For the equity side typical 20/20/20 CDN/US/INT but he tilts one or two of these a few percent depending on what their crystal ball is saying. From following him somewhat over 5 years or so more often than not the crystal ball has been wrong but I think the 2 “real” financial advisors he hired last year may be helping.

          My portfolio is quite close to that but with only a small amount of prefs, no hi yield, much more cash, and geographically more equal balances for the equity with CDN being the largest.

          Reply
  11. One additional note on the BMO etf ZPR. It seems that, in light of the dramatic fall in the price of the rate-reset preferreds due to the 2015-2016 interest rate cuts, many of the issuers of rate-reset preferred shares have taken steps to mitigate the downside risk from such actions by issuing new rate-resets using a similar reset formula as previous but with an additional “floor” rate. Thus, if the reset formula for a particular preferred is BOC 5 yr. rate + 3%, most newer issues will include a floor rate of say 5%. Thus, when the reset occurs in 5 years, it will be the greater of the two components of the reset formula. (Ie: BoC 5 yr rate + 3% OR 5% whichever is higher.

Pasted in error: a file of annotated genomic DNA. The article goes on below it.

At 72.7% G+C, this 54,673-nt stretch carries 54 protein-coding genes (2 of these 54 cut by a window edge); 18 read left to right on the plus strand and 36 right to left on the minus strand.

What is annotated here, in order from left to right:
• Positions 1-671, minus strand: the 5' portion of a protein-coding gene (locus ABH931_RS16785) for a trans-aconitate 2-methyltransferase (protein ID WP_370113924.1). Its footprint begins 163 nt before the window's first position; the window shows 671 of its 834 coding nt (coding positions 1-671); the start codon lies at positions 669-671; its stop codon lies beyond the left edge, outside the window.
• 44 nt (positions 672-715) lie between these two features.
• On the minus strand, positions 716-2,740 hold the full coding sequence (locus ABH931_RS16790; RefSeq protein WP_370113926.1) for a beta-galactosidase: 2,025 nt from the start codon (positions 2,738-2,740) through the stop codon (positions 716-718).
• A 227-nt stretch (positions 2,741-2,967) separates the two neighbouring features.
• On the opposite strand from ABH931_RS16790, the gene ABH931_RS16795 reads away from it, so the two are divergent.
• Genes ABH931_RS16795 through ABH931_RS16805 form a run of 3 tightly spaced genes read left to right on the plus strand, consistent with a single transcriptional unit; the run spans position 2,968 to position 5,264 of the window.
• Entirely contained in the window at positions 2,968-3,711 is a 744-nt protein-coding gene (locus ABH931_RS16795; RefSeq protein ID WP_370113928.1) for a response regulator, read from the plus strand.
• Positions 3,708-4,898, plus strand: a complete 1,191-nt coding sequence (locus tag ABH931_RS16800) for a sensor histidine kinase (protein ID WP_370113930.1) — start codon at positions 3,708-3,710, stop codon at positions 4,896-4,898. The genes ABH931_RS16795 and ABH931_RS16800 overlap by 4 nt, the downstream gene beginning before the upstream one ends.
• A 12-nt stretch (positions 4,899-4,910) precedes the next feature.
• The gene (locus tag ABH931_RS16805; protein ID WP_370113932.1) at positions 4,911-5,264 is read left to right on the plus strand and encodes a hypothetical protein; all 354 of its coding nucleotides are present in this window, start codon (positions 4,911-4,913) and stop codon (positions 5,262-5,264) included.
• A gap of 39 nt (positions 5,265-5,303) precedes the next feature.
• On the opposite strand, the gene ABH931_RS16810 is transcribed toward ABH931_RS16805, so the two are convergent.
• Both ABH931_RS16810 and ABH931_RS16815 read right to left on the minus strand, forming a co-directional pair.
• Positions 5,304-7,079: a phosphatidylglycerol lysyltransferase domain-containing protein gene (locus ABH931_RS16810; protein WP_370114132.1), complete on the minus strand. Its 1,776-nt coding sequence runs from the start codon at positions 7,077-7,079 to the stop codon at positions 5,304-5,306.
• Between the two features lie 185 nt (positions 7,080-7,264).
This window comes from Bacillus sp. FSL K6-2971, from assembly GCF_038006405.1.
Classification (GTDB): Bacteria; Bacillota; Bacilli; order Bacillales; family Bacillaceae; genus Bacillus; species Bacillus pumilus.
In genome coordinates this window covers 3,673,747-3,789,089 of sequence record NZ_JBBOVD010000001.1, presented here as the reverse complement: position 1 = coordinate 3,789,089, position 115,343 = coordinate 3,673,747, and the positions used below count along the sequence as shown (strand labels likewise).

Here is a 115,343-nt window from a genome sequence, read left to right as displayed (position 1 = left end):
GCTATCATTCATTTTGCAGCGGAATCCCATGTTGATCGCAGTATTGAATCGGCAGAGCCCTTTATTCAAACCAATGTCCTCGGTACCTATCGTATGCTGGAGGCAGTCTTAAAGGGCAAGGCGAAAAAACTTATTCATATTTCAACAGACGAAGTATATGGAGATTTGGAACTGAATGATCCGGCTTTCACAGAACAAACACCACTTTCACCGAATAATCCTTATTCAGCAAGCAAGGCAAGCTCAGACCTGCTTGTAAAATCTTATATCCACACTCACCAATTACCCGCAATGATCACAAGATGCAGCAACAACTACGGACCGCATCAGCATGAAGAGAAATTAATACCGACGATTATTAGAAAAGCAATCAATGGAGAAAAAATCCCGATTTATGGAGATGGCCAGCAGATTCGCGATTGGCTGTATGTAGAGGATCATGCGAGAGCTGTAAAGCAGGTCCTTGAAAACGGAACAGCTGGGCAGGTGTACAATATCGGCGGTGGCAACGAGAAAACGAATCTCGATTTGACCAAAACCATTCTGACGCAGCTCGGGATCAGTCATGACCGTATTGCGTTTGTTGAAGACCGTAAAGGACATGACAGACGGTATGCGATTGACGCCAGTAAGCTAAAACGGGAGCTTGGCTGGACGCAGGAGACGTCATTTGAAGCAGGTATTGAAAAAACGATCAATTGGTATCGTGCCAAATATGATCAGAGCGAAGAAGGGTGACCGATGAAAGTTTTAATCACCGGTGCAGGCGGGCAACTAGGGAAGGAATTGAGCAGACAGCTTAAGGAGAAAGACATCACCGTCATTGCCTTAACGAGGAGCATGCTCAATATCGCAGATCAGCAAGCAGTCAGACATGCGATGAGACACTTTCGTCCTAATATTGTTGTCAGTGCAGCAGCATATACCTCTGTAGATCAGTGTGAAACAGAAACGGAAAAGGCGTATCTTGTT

WB

    Reply
      1. From the tenor of comments I’ve heard from most central bankers lately I’d guess that the majority of them want to move away from the near zero or negative (in some countries) interest rates and get back to rates of a more normal level.

        What that magic normal number is, is anyone’s guess but I’d certainly expect it to be above 2%.
        WB

        Reply
  12. Agree. This seems to be where the world is headed and Canada is likely to follow (especially the US). However, Nafta, oil, CDN’s debt, dollar etc etc are possibly factors.

    My crystal ball is truly hazy but I guess between 2 – 2.5%. That’s going to mean a lot of pain for some people.

    Reply
    1. May def mean a lot of pain for some ppl with big mortgages but on the other hand will make for higher yields on safer investments like gic’s, bonds etc. which should allow a lot of retirees to deleverage out of equities and get back to a more traditional portfolio balance and earn enough to support themselves through a long retirement.

      PS: Some of us can recall having mortgages with rates in the neighbourhood of 15-18% in the 80s and 90s. Even though the Value of the mortgage was less than the average of today it was still a hard pill to swallow.
      WB

      Reply
      1. Hey WB,